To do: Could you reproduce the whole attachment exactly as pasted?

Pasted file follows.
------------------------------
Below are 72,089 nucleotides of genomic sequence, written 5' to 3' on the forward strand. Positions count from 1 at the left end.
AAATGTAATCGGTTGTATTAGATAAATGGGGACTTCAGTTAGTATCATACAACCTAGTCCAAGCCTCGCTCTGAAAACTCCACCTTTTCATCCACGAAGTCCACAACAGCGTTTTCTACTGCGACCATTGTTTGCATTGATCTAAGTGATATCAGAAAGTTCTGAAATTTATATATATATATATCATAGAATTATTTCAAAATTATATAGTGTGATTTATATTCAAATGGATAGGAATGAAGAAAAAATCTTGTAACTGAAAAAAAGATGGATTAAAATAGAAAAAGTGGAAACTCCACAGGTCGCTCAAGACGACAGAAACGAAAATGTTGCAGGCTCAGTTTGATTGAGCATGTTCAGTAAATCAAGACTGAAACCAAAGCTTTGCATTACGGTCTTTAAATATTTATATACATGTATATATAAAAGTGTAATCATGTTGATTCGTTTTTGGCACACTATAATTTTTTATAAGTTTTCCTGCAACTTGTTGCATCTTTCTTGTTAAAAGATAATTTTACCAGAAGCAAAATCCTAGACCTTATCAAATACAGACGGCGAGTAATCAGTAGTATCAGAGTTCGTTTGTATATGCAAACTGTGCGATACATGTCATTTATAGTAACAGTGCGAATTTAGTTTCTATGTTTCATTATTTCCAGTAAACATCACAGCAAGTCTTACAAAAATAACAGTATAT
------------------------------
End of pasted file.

Below are 72,089 nucleotides of genomic sequence, written 5' to 3' on the forward strand. Positions count from 1 at the left end.
AAATGTAATCGGTTGTATTAGATAAATGGGGACTTCAGTTAGTATCATACAACCTAGTCCAAGCCTCGCTCTGAAAACTCCACCTTTTCATCCACGAAGTCCACAACAGCGTTTTCTACTGCGACCATTGTTTGCATTGATCTAAGTGATATCAGAAAGTTCTGAAATTTATATATATATATATCATAGAATTATTTCAAAATTATATAGTGTGATTTATATTCAAATGGATAGGAATGAAGAAAAAATCTTGTAACTGAAAAAAAGATGGATTAAAATAGAAAAAGTGGAAACTCCACAGGTCGCTCAAGACGACAGAAACGAAAATGTTGCAGGCTCAGTTTGATTGAGCATGTTCAGTAAATCAAGACTGAAACCAAAGCTTTGCATTACGGTCTTTAAATATTTATATACATGTATATATAAAAGTGTAATCATGTTGATTCGTTTTTGGCACACTATAATTTTTTATAAGTTTTCCTGCAACTTGTTGCATCTTTCTTGTTAAAAGATAATTTTACCAGAAGCAAAATCCTAGACCTTATCAAATACAGACGGCGAGTAATCAGTAGTATCAGAGTTCGTTTGTATATGCAAACTGTGCGATACATGTCATTTATAGTAACAGTGCGAATTTAGTTTCTATGTTTCATTATTTCCAGTAAACATCACAGCAAGTCTTACAAAAATAACAGTATAT